“Gone too soon,” they say. “No one appreciates them until they’re gone,” they say.
“I didn’t appreciate him until he was gone,” I now say.
When one of my idols passed, I remember being especially annoyed that people suddenly seemed to care. That all the love absent during life was suddenly flowing in after death. I was quick to point out phonies who I felt loved the star out of obligation and guilt.
I’ve never called myself a fan of Prince. In fact, being a huge Michael Jackson fan growing up, I would purposely avoid his music. It was my own way of silently answering the “Who’s better? Prince or MJ?” question. Of course, Prince’s timeless hits were impossible to avoid.
I thought he was weird. His flamboyant expression in fashion and personality made him easy to dismiss in my younger mind. He was “too gay” I thought. However, it’s now clear to me that I was pointing out in him all that I tried to hide in myself. Funny enough, Prince wasn’t even the gay one between the two of us. Since his death, pictures, short interviews and fun facts have popped up everywhere. Again, unavoidable. Even in death. It wasn’t until then that I really saw Prince.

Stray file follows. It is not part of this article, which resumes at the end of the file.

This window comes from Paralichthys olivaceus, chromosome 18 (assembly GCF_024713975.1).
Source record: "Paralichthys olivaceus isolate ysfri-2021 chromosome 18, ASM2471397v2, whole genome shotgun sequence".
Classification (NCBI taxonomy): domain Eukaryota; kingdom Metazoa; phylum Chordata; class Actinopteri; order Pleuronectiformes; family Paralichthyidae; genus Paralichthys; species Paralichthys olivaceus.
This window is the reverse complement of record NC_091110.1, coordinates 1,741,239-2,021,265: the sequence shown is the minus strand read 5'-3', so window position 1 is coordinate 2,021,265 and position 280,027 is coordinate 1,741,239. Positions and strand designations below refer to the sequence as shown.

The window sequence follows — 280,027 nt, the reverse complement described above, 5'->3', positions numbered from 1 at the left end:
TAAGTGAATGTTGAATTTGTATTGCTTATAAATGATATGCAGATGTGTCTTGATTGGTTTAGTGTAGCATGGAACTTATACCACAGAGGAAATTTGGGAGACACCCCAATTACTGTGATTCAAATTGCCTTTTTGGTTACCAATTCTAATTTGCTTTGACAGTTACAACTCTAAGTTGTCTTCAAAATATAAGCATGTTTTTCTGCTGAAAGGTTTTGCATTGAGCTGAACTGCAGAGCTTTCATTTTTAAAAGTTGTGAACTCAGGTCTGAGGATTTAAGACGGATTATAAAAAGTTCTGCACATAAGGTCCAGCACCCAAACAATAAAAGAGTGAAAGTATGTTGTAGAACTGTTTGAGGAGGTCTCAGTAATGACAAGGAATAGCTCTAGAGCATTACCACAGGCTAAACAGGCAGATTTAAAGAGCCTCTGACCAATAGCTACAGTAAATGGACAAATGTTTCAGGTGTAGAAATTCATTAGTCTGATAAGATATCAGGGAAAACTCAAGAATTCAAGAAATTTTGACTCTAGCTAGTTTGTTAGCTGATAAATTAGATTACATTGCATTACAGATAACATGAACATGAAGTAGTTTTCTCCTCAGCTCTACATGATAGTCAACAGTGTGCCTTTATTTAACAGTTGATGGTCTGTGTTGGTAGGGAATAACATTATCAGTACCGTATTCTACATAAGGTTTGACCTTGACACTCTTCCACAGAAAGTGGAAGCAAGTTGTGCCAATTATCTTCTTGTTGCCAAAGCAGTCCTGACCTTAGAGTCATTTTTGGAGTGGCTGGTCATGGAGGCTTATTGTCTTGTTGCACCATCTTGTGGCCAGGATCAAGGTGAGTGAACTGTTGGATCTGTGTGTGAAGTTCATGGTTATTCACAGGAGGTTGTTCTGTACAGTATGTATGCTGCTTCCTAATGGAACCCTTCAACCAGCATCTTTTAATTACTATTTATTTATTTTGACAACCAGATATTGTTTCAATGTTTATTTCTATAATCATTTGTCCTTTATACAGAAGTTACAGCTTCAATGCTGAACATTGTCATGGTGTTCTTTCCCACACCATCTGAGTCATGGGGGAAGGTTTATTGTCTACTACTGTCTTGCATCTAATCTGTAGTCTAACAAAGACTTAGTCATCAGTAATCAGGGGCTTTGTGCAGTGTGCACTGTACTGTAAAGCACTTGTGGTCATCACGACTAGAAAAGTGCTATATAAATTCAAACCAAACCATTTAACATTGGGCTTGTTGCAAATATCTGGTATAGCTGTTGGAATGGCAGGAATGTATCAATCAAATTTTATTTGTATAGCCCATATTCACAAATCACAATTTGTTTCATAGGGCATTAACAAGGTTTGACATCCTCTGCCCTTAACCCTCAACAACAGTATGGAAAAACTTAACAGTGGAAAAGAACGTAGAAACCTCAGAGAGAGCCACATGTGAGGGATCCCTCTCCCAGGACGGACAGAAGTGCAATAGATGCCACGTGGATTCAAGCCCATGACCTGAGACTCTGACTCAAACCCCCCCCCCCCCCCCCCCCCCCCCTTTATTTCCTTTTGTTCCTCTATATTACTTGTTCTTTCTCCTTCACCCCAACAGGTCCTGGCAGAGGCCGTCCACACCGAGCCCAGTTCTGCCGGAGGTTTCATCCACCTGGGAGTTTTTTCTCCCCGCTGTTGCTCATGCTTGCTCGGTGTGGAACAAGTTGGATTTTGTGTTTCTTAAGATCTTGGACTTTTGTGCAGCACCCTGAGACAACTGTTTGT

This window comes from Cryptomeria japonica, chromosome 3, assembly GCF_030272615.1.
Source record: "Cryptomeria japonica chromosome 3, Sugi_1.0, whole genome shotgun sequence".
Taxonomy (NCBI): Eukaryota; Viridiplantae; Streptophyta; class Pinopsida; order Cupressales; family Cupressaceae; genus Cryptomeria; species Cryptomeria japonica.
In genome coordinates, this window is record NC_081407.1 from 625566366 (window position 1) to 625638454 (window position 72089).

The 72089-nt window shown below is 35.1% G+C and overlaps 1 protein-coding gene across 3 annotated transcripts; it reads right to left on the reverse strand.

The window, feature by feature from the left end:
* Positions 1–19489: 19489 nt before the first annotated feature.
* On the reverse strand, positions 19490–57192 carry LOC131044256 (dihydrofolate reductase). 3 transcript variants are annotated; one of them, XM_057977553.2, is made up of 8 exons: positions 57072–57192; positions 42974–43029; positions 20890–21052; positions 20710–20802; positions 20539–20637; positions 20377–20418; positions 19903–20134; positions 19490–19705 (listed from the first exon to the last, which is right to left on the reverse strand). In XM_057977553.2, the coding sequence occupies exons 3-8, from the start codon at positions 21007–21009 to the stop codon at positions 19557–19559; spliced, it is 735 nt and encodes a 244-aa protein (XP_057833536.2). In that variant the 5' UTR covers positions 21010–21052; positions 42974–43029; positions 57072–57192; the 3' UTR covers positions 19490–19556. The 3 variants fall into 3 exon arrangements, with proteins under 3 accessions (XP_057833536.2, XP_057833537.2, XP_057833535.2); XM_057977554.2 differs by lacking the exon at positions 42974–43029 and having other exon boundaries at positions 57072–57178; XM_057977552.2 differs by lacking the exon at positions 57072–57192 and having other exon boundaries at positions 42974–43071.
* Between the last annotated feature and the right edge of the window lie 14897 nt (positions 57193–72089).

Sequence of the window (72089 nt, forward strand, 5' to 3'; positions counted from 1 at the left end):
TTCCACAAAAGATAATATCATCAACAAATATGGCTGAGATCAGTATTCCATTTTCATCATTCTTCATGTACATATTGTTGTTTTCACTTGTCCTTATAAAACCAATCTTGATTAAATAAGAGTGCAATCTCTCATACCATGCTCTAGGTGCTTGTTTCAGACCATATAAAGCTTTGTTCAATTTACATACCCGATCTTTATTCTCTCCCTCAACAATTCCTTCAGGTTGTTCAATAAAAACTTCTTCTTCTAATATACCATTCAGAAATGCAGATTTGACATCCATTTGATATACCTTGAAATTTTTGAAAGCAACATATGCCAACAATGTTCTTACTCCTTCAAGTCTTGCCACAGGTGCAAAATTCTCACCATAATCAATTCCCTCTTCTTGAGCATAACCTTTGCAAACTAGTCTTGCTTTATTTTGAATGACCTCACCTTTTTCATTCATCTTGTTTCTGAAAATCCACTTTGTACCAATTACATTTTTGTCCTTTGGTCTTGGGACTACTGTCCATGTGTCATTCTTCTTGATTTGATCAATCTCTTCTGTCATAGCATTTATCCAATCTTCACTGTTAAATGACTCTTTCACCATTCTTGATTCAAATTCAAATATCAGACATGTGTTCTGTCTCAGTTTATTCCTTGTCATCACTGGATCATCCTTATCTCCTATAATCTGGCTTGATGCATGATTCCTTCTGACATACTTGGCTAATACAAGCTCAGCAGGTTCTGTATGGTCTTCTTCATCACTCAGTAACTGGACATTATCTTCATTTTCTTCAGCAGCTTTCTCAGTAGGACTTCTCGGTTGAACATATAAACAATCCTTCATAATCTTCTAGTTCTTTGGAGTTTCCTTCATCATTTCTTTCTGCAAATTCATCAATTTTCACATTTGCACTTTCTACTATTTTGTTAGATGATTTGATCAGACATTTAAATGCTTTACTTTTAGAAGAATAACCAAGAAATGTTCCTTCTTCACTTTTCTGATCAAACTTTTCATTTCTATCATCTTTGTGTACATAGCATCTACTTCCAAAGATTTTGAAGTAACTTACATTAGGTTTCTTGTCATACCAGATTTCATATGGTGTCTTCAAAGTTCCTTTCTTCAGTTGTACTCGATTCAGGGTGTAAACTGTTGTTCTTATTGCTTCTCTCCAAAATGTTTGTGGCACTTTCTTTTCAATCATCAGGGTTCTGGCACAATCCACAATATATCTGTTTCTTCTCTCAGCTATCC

I saw the sassiness and the honesty. I heard about the charity. I saw the fashion. Most important to me, I saw the way he rebelled against traditional gender roles. Something close to my heart. He possessed that rebellious spirit before it was cool. Before it became common conversation. In the short number of days I’ve gotten to know the late star, I appreciate him greatly.
Maybe the public’s sudden appreciation of celebrities after death isn’t all bad. While it is unfortunate that such appreciation comes when it seems too late, it’s never too late for someone like me to learn something. To reexamine quick and silly judgements.
I may never buy all of the albums. I don’t know if I will ever have the posters hanging from my walls or call myself a true fan of the artist. Though, I am already a fan of the man.